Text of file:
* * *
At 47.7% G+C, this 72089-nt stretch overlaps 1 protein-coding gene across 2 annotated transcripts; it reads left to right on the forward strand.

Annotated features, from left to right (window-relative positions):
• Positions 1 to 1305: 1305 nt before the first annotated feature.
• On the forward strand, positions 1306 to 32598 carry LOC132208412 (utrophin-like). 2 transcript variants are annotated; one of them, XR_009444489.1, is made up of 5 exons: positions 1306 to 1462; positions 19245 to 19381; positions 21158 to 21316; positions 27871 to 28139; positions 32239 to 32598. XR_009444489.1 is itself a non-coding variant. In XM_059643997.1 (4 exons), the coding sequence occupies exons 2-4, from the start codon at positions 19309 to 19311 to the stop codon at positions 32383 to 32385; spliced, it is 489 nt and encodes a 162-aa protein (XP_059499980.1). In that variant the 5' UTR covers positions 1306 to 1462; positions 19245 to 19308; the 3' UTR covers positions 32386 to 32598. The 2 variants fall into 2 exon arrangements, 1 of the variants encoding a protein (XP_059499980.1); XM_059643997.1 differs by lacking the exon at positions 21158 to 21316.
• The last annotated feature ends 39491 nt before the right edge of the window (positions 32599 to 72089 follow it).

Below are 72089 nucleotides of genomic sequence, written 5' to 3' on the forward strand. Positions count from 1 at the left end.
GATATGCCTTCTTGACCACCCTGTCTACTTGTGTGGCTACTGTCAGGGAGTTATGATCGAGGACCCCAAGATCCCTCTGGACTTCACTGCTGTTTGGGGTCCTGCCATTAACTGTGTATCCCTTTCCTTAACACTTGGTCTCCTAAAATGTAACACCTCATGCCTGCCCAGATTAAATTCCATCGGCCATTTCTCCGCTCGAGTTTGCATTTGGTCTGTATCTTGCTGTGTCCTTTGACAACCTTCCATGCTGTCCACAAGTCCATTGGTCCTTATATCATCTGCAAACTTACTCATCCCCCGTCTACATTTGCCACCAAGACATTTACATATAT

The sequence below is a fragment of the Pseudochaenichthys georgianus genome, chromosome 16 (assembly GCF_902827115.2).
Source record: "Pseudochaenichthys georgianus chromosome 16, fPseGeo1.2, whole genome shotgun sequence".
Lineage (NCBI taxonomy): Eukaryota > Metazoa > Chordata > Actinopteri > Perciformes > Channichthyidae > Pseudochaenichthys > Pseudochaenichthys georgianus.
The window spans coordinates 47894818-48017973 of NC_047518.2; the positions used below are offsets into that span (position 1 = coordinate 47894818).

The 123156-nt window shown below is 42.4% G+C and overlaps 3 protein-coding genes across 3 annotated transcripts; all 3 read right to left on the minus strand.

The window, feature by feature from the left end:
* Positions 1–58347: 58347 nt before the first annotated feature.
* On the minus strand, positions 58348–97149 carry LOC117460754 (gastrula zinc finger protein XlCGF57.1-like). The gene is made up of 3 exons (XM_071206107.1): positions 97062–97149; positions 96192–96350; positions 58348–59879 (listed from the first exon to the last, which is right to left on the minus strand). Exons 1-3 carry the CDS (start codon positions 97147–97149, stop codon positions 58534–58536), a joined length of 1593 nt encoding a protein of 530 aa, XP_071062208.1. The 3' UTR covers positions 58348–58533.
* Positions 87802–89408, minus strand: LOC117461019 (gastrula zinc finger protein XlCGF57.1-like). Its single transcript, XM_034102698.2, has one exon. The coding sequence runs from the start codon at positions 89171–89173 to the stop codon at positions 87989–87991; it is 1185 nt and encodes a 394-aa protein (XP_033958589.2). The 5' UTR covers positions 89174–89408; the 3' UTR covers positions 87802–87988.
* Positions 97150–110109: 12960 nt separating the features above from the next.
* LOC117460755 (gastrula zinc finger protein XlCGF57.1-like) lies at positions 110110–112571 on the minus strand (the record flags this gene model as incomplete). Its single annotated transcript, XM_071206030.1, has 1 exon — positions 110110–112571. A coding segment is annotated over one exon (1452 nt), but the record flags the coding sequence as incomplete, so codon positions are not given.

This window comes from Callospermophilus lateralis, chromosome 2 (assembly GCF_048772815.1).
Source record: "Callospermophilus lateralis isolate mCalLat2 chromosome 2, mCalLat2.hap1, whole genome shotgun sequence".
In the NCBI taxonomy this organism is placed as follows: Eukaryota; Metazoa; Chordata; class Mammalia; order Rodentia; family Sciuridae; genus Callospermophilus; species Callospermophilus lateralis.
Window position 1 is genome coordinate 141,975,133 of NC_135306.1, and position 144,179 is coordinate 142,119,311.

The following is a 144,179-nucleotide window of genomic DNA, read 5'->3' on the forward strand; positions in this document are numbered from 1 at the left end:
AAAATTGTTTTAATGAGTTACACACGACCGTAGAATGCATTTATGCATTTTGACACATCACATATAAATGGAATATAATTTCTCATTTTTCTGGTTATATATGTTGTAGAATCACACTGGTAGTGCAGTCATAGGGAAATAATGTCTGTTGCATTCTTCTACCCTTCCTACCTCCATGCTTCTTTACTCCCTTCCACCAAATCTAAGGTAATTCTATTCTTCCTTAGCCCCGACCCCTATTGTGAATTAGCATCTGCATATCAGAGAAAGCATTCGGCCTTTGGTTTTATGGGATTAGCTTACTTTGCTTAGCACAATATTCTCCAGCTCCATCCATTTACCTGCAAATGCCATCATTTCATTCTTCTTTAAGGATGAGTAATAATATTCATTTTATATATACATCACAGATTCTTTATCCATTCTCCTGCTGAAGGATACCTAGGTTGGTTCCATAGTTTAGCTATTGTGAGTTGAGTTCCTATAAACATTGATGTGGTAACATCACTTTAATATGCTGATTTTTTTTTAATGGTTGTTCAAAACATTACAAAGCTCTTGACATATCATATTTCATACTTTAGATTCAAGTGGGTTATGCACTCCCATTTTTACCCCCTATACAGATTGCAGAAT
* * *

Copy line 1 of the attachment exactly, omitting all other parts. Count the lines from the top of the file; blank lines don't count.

At 47.7% G+C, this 72089-nt stretch overlaps 1 protein-coding gene across 2 annotated transcripts; it reads left to right on the forward strand.